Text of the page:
In Search of the Tunguska Meteorite

In Search of the Tunguska Meteorite
A team of Italian scientists from the University of Bologna recently identified a lake in the Tunguska region as the possible impact crater from the 1908 Tunguska event. Lake Cheko is a small bowl-shaped lake, situated approximately 8 kilometers north-north-west of the epicenter of the cataclysmic event. Although the lake is relatively shallow and more elliptical in its form (elliptical craters usually occur only if the angle of entry is less than about 10 degrees), samples from the basin suggest that the lake fills an impact crater.
Trees were knocked down and burned over hundreds of square km by the Tunguska meteoroid impact 
Trees were knocked down and
burned over hundreds of square km
by the so called Tunguska meteoroid impact

The largest impact in recorded history took place over Siberia on June 30th, 1908. . Although it is believed that the meteor or comet burst prior to hitting the Earth’s surface, this event, called the Tunguska Event, is referred to as an impact event. It is estimated that the Tunguska impact induced a blast of energy at the same magnitude as an explosion of 10-20 megatons of TNT. The explosion was 1,000 times more powerful than the nuclear explosion over Hiroshima, Japan and could have easily liquidated a large metropolitan area. This possibility helped spark the discussion of asteroid deflection strategies in recent years, and has inspired a number of Hollywood blockbusters. 

For the past century, many teams combed the Siberian impact site in an attempt to find the object that caused the explosion. Despite the efforts, none of the teams managed to discover even one fragment of an object that could have triggered the Tunguska event. The Cheko Lake is located along the most probable track of the cosmic body that caused the explosion. The unusual funnel-like shape of the lake’s basin, which is extremely different than that of the neighboring lakes, may have been formed by compacted lake sediments or by a fragment of space rock. However, had pieces of space rock survived the impact with the atmosphere, they would have been too small and would have been traveling too slowly to have produced a crater the size of Lake Cheko. Also, an impact at the lake would have felled the trees all around the crater, yet there are trees older than 100 years old still standing around the lake today.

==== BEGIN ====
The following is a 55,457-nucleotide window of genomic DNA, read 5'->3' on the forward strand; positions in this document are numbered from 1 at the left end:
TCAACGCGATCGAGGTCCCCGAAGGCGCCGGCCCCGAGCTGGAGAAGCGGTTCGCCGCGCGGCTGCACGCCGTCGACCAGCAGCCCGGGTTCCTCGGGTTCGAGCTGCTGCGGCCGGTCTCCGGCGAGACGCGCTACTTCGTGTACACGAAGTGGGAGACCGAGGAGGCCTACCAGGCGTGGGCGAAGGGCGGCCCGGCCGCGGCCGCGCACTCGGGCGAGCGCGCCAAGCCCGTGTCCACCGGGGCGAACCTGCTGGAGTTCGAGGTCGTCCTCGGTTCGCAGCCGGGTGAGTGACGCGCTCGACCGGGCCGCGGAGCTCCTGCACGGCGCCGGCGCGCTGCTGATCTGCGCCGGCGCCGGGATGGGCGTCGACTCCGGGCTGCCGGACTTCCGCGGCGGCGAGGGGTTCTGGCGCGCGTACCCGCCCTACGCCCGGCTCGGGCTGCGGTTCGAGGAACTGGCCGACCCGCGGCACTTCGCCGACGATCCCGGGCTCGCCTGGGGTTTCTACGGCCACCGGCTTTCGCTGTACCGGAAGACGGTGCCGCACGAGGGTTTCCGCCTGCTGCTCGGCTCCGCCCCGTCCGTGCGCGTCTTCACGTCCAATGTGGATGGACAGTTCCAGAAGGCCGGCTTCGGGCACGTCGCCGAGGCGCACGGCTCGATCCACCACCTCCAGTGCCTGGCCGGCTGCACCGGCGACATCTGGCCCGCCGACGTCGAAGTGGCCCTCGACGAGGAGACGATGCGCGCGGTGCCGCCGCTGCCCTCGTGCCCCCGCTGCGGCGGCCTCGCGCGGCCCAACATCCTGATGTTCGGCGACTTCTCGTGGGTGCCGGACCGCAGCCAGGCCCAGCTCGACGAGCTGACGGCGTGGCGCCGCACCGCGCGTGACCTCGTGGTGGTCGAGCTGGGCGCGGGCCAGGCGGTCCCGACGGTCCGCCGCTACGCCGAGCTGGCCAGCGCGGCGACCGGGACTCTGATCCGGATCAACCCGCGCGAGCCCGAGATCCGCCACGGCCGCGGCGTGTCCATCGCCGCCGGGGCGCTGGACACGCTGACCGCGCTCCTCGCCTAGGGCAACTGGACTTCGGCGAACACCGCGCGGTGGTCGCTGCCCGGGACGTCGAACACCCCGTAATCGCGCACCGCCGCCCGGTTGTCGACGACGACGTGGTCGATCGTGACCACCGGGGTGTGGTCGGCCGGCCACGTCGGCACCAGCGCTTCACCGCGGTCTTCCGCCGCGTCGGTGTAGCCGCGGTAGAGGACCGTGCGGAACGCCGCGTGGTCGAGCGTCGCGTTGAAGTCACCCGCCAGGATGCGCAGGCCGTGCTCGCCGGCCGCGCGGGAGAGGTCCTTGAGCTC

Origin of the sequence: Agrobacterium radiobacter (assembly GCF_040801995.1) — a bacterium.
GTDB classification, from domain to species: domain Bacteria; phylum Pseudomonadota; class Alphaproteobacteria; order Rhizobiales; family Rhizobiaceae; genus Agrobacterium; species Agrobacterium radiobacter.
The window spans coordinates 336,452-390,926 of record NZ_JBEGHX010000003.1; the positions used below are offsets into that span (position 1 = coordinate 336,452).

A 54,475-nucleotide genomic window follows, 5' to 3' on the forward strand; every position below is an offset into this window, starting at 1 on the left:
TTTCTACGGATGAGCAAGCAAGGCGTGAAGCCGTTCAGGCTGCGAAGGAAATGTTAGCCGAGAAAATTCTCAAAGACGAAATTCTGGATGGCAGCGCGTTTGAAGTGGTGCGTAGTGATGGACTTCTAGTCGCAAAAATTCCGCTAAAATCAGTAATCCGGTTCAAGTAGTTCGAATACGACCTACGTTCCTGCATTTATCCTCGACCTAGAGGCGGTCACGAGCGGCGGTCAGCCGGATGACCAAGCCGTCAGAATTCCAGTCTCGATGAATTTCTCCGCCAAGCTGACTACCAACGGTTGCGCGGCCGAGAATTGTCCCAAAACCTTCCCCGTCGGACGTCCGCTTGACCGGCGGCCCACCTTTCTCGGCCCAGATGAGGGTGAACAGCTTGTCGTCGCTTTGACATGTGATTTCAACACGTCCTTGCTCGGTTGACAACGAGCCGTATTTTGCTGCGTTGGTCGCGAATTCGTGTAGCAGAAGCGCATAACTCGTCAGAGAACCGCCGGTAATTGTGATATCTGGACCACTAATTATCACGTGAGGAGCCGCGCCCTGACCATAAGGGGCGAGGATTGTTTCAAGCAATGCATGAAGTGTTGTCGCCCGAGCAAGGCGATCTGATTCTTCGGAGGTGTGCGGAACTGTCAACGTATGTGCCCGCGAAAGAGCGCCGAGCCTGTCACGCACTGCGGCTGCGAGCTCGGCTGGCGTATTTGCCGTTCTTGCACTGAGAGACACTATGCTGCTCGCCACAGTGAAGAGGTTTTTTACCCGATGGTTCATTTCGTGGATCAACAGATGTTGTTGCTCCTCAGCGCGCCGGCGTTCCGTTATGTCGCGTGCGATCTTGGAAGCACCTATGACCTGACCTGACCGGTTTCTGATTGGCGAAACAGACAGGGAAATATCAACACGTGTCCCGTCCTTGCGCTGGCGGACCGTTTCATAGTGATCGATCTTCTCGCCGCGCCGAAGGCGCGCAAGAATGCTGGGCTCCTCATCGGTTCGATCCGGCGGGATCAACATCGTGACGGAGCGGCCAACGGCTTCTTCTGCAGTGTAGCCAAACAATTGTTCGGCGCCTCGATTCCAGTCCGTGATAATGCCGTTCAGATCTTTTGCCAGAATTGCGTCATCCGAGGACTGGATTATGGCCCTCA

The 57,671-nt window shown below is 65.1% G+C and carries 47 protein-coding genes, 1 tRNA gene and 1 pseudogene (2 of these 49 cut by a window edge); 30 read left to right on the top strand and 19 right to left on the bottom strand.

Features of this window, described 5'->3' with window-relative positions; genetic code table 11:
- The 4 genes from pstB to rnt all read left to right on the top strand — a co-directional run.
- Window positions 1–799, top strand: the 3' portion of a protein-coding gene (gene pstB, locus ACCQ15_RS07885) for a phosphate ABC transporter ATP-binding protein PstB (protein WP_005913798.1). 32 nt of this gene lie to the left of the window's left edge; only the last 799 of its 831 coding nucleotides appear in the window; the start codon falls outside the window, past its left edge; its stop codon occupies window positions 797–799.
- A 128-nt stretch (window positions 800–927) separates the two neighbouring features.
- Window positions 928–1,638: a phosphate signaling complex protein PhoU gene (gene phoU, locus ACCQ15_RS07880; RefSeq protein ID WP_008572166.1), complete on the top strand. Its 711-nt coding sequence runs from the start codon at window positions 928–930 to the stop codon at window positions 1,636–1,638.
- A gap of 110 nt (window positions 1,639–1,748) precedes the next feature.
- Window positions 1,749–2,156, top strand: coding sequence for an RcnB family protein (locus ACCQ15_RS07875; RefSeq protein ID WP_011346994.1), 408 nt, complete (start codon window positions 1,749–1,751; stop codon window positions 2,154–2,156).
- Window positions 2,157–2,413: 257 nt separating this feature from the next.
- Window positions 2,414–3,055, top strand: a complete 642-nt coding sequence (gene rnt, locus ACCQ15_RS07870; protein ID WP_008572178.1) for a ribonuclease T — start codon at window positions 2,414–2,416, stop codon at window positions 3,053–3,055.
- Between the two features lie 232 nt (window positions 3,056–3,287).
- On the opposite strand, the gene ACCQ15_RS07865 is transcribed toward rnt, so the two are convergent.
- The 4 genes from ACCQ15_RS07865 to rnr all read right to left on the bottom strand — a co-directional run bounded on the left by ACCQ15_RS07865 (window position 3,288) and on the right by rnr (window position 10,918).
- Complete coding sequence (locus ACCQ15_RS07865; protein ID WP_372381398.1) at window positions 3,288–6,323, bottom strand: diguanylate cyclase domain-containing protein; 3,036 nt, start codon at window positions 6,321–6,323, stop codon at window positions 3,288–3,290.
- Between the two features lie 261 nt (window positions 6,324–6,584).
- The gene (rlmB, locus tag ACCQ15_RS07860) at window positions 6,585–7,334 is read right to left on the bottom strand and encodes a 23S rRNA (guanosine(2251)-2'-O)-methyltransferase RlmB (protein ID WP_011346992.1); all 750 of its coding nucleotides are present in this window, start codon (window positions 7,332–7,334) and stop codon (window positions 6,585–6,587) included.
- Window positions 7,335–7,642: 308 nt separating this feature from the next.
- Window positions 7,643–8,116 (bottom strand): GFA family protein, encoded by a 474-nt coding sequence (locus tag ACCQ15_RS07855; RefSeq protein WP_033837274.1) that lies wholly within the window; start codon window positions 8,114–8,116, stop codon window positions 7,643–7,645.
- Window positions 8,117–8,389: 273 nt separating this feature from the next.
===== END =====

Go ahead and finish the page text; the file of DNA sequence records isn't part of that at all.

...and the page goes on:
Cheko Lake image from space today
Cheko Lake – image from space
(Credit: Google Earth)

The scientists from the University of Bologna hypothesize that the cosmic body made a “soft crash” in the marsh terrain, splashing on the soft, swampy soil and melting the underlying permafrost layer, releasing carbon dioxide, water vapor and methane. This broadened the hole caused by the crash, and explains the shape and size of Lake Cheko’s basin, which is unusual for an impact crater. So far, this is the only hypothesis that accounts for the unique, funnel-like morphology of the lake’s basin. According to the Italian team, only the topmost, one-meter-deep layer of debris actually came from the inflowing river. The deeper sediments predate 1908 and they were the target over which the impact took place, meaning Lake Cheko is only one century old. 

While the new findings are compelling, they do not address all of the questions about the Tunguska event. The last expedition of the Italian team to the area took place in 1999. The scientists are currently preparing for another expedition planned for 2008, during which they will drill probes up to 10m below the lake’s bed in order to reach the geophysical anomaly and assess the nature of that rock. “We want to dig deeply in the bottom of the lake to definitively test our hypothesis and try to solve the Tunguska mystery,” said Luca Gasperini, a geologist with the Marine Science Institute in Bologna. 

TFOT recently covered the work of a team of U.S. and Czech researchers who claim to have discovered the origin of the dinosaur killing asteroid, and has also reported on the possibility of a space disease caused by an asteroid in Peru

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About the author

Roni Barr

Roni is a Biotechnology and Food Engineering student at the Technion (Israel Institute of Technology). She is a certified database administrator.

View all articles by Roni Barr